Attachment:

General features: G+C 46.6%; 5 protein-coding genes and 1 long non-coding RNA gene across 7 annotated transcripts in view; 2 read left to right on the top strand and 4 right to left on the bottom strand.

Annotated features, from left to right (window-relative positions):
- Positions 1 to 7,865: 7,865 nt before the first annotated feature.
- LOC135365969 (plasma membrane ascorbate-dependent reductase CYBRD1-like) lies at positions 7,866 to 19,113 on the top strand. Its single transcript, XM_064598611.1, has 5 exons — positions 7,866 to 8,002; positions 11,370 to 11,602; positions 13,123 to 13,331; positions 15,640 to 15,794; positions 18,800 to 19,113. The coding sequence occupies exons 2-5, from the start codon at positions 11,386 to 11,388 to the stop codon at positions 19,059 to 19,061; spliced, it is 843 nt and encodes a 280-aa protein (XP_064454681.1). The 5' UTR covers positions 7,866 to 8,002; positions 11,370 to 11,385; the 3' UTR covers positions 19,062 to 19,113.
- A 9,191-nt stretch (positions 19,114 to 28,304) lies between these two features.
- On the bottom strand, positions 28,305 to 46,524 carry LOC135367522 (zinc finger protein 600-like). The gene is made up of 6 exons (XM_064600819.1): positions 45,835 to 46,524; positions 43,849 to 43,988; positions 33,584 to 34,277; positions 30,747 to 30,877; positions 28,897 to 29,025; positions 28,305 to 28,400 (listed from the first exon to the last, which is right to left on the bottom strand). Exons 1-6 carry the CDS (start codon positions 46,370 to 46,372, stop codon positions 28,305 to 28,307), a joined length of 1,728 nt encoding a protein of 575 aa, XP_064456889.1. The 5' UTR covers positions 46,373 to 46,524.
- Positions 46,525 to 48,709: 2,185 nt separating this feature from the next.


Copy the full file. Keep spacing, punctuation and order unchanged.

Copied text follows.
General features: G+C 46.6%; 5 protein-coding genes and 1 long non-coding RNA gene across 7 annotated transcripts in view; 2 read left to right on the top strand and 4 right to left on the bottom strand.

Annotated features, from left to right (window-relative positions):
- Positions 1 to 7,865: 7,865 nt before the first annotated feature.
- LOC135365969 (plasma membrane ascorbate-dependent reductase CYBRD1-like) lies at positions 7,866 to 19,113 on the top strand. Its single transcript, XM_064598611.1, has 5 exons — positions 7,866 to 8,002; positions 11,370 to 11,602; positions 13,123 to 13,331; positions 15,640 to 15,794; positions 18,800 to 19,113. The coding sequence occupies exons 2-5, from the start codon at positions 11,386 to 11,388 to the stop codon at positions 19,059 to 19,061; spliced, it is 843 nt and encodes a 280-aa protein (XP_064454681.1). The 5' UTR covers positions 7,866 to 8,002; positions 11,370 to 11,385; the 3' UTR covers positions 19,062 to 19,113.
- A 9,191-nt stretch (positions 19,114 to 28,304) lies between these two features.
- On the bottom strand, positions 28,305 to 46,524 carry LOC135367522 (zinc finger protein 600-like). The gene is made up of 6 exons (XM_064600819.1): positions 45,835 to 46,524; positions 43,849 to 43,988; positions 33,584 to 34,277; positions 30,747 to 30,877; positions 28,897 to 29,025; positions 28,305 to 28,400 (listed from the first exon to the last, which is right to left on the bottom strand). Exons 1-6 carry the CDS (start codon positions 46,370 to 46,372, stop codon positions 28,305 to 28,307), a joined length of 1,728 nt encoding a protein of 575 aa, XP_064456889.1. The 5' UTR covers positions 46,373 to 46,524.
- Positions 46,525 to 48,709: 2,185 nt separating this feature from the next.